McCall’s Bar-B-Que & Seafood in Clayton closed after dinner service Tuesday night with employees finding out the next morning that it was the restaurant’s last meal.
Employees said they learned of the closing Wednesday by phone call, internal employee communication and a sign on the door of the building when they showed up for work.
Co-owners Worth Westbrook and Randy McCall, the restaurant’s namesake, made the decision at 9 p.m. Tuesday to close the Clayton restaurant, said Allen McCall, Randy’s son. Allen McCall is the manager of the restaurant’s original location in Goldsboro, which will remain open.
Westbrook said they didn’t give advance notice to employees for fear of liability issues or that a disgruntled employee might react drastically.
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“It was the only way I could see to do it,” Westbrook said of the notice. “Most took it very well. A few are upset about it. That was our fear, that one does something that hurts one of our customers.”
McCall’s opened in Goldsboro in 1989 and expanded to Clayton in 2004. The restaurants employ 100 people altogether, mostly part-time.
The Clayton location is perhaps most remembered for a September 2007 plane crash when a single-engine plan flew into the restaurant about an hour before the lunch rush, killing the pilot. No one inside the restaurant was harmed. It reopened in 2008.
Westbrook said that after nearly three decades, he and McCall had aged out of the restaurant and were looking to retire.
“The biggest problem, we had been in business 28 years – 14 in Clayton,” Westbrook said. “To tell you the truth, we’ve aged out.”
McCall’s served Eastern North Carolina barbecue and fried seafood, stocking a buffet in the restaurant and catering events around Johnston County. It was, by all accounts, a popular Johnston County restaurant, selling up to 40,000 pounds of barbecue a month.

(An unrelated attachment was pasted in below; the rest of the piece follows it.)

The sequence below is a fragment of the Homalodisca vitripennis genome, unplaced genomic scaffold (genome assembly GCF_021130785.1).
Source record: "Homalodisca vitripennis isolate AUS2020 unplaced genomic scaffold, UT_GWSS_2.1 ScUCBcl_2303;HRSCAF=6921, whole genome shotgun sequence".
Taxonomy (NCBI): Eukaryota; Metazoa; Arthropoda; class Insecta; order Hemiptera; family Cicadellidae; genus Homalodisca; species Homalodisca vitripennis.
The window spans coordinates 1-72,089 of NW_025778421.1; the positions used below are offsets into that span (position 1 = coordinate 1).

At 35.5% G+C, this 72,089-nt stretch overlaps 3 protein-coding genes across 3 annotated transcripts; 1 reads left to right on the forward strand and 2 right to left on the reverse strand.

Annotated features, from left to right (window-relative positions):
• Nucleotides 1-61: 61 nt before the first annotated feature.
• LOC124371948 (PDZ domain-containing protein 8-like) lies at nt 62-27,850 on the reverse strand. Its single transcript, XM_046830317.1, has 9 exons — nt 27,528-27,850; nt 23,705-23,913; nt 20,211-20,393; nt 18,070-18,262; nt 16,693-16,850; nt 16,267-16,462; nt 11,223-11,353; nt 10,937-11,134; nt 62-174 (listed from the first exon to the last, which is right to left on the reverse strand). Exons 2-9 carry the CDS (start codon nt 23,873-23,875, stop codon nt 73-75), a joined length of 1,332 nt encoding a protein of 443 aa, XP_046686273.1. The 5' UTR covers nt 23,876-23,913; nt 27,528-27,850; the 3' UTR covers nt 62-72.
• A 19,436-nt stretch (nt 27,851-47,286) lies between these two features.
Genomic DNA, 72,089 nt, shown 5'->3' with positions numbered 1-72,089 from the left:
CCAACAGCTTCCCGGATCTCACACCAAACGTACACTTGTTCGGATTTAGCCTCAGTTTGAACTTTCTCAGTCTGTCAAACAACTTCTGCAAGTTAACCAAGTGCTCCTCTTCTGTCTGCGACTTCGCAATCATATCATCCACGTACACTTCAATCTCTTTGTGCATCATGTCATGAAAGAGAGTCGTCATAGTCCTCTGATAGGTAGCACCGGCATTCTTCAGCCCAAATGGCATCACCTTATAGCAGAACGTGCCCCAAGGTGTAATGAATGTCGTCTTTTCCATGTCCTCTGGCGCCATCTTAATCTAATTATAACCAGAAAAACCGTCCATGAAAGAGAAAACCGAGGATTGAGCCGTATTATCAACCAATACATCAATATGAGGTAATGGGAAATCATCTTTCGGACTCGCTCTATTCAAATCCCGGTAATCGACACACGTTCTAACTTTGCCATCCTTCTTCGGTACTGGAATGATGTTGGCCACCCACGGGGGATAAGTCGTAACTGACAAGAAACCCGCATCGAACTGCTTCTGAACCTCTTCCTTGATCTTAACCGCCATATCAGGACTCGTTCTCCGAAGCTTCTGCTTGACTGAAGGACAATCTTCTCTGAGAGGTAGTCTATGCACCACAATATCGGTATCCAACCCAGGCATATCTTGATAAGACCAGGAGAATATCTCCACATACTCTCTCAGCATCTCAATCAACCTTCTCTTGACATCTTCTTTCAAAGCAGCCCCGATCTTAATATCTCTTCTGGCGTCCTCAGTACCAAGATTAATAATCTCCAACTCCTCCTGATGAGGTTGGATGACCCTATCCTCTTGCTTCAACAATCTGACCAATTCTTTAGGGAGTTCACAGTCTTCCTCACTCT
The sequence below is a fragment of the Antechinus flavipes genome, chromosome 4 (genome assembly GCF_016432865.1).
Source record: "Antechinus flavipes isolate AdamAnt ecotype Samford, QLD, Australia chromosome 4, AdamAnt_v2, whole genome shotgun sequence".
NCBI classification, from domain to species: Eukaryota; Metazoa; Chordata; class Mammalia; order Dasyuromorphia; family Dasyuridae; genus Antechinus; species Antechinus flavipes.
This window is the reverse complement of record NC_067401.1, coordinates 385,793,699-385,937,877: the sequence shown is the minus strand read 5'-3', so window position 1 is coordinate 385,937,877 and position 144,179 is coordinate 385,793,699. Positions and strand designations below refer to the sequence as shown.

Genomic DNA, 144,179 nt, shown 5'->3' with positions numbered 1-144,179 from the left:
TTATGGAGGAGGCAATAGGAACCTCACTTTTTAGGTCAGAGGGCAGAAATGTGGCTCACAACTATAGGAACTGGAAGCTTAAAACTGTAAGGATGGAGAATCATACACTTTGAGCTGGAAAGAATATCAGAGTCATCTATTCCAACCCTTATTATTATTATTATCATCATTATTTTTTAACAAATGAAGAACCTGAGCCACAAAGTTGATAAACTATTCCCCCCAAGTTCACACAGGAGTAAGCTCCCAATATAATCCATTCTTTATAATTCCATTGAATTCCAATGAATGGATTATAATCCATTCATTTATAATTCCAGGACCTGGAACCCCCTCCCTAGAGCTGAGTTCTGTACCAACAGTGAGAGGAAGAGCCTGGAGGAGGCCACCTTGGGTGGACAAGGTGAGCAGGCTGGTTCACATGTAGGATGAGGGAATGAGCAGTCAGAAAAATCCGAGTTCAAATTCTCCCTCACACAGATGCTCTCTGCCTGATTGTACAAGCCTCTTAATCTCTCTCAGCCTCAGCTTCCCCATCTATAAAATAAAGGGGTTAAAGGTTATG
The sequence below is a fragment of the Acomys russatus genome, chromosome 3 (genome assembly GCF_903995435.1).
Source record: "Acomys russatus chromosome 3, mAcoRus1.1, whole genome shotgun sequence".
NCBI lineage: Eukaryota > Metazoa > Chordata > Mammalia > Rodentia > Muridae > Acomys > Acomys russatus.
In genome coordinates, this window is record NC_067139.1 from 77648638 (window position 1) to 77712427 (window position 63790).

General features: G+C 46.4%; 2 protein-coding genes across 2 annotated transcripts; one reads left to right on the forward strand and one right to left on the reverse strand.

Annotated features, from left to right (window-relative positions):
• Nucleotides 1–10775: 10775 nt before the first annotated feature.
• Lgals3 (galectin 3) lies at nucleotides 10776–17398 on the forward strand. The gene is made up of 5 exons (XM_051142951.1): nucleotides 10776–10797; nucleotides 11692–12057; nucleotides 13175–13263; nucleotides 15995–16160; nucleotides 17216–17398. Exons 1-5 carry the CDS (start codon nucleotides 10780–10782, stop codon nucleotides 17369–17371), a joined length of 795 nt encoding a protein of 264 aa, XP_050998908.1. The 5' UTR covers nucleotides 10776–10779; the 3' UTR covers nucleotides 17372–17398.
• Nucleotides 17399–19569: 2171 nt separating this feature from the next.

Still, since opening the Clayton location, Westbrook said McCall’s struggled to match the success of its Goldsboro restaurant, adding that it was difficult to manage from afar.
The owners had considered selling the building, selling the restaurant, or turning it into an event space, but ultimately decided to close.
“The main point, no matter what we did, we didn’t have someone to run it,” Westbrook said. “We tried to hire managers, but the Clayton location wasn’t able to live up to the standards we had set in Goldsboro. We didn’t feel we were doing the right job for the public and that the easiest thing would be to bow out.”
But employees and the restaurant’s customers were caught off guard by the closing and the lack of notice.
Moriah Pride, 25, worked as a server for two years at McCall’s and said a notice was sent out just before 9 a.m. Wednesday that the Clayton location would close. Her boyfriend, who works as a fry cook, had already reported to work at 8 a.m., she said, finding a darkened kitchen.
Pride said rumors had circulated that McCall’s would close, but that as workers started to put in their two weeks notice, they were reassured the restaurant would remain open.
“We’ve been thrown to the wolves,” said Pride, who has a newborn. “We figured something was up when they changed the menus and only listed the Goldsboro location.”
Westbrook said employees could draw unemployment and that positions would be offered at the Goldsboro location.
Pride said she understands the reasons behind the closing but that it is no excuse for an abrupt closure.
“I understand that, but you’re old enough to know you’re doing us wrong,” Pride said. “I think they just wanted employees there through the holidays.”
Drew Jackson; 919-829-4707; @jdrewjackson